The interesting thing about these requests is, while they have no more legal weight than a quick email from the proverbial Constable Smith, they often look very "official". Here's an example of a form that was provided to us recently, complete with the official Police logo and persuasively formal language. But, it's still just a request.
When Westpac received the request, whether in this form or any other, its role as the agency holding the personal information, in order to comply with its obligations under the Privacy Act, was to first decide whether it had enough information to determine that the above exception applied - i.e., was disclosure "necessary ... for the ... investigation of an offence". This is Westpac's responsibility. The fact that the request came from the Police does not absolve it from that.
But, even if Westpac did determine that the exception applied, it still had a choice. It would have been perfectly legitimate for it to decide not to release the information and require a court order, as the other organisations that refused the Police request appear to have done.
In those circumstances, assuming they had enough evidence to persuade an issuing officer of the Court, the Police or other enforcement authority would apply for a production order, which is like a warrant except typically used to obtain information from third parties who are not in any way involved in the alleged offence itself. Here's an example of one obtained in respect of allegedly objectionable material uploaded by a user to an overseas content host client's systems, which evidence our client wished to share with New Zealand authorities.
Production orders are approved by District Court registrars or other officers of the Court specifically authorised as issuing officers under the Search and Surveillance Act.
As you can see, a production order is based on submission of evidence sufficient to reasonably satisfy the issuing officer that an offence has been committed, so a higher bar than simply making a request.
Despite the Privacy Act allowing disclosure in certain circumstances, our view is a production order should be obtained unless there is an imminent threat, which means that the short delay in obtaining one is outweighed by the danger to personal safety or property. This protects the agency holding the information from having to cast aside its customer's privacy on the basis of an assessment of "necessity" that may be difficult for it to make. It no longer has a choice. It also protects the enforcement authority from overstepping the mark and opening itself up to the very criticisms that have been levelled at the Police in this case.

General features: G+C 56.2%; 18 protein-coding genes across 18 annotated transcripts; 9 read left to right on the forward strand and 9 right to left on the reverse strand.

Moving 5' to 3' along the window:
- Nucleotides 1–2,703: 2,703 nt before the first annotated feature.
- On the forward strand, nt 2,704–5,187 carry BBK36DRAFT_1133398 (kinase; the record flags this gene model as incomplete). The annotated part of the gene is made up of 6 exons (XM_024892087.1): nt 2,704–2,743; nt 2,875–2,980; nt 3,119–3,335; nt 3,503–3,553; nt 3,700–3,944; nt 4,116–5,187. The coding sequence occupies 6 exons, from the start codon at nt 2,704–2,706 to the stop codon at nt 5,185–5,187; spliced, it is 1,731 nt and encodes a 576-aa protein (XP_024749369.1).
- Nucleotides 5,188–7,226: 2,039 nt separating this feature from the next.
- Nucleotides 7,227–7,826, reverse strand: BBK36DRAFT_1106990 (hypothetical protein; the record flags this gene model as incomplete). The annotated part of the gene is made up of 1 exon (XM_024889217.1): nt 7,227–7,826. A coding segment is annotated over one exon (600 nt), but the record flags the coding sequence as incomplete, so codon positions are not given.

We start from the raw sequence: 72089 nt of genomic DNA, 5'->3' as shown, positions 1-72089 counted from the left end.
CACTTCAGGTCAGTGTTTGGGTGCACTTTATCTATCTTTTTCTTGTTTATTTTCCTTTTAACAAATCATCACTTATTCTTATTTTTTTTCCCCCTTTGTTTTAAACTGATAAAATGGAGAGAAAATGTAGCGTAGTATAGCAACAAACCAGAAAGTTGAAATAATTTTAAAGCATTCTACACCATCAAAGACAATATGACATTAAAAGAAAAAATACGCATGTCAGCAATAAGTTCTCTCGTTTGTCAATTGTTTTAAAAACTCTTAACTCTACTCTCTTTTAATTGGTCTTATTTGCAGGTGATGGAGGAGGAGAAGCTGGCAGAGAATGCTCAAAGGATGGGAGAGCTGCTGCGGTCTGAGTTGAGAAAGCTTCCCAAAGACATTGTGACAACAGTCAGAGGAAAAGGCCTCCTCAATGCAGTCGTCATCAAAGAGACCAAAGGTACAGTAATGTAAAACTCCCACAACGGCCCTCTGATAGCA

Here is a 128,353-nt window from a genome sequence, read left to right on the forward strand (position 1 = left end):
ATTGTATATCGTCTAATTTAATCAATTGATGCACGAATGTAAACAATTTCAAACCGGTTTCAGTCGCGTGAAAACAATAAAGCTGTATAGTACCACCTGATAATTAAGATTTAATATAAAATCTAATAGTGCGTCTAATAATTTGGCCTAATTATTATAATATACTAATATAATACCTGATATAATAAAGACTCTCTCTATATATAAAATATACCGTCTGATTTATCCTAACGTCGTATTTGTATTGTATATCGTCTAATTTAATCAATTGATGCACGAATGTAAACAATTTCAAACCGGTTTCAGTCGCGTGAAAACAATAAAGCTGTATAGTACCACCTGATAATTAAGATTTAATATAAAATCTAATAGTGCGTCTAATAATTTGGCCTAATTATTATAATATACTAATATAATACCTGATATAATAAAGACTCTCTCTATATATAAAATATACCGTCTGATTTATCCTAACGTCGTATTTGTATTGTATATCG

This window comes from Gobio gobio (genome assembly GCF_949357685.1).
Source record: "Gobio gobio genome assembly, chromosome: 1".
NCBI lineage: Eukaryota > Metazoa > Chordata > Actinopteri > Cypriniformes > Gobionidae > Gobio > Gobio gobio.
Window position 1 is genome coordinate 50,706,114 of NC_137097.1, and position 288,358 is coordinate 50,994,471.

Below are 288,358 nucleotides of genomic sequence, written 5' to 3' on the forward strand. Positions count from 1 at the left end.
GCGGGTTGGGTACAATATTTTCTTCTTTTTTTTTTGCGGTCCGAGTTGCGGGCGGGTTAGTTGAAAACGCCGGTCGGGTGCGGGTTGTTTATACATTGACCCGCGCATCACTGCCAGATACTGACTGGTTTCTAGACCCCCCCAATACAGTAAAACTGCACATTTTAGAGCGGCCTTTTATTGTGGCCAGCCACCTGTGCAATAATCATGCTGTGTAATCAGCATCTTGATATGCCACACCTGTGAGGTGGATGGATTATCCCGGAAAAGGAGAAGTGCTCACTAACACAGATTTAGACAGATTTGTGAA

As we said though, sometimes even the hours or days that may be required to get a production order may be too long to wait. Child exploitation situations are an obvious example. These are the type of situation covered by another exception to the non-disclosure rule (IPP 11(f)(ii)). So, we wonder if Westpac's reported change to its "internal policy", that it will now always require a production order for any financial information, goes too far the other way. Privacy is never an all or nothing equation.
We are biased because we wrote it, but an example of a more nuanced approach can be seen with Mega's takedown guidance.
Which brings us to our final point. Given the increasing amount of personal information (including metadata) now held by third parties, particularly as a result of all of our internet use, there is a need for much clearer public explanation by agencies who hold our information as to whether and how it will be released. "Internal policies" no longer cut it in our view.
Rick Shera is a partner at Lowndes Jordan. This post originally appeared on Lojo.co.nz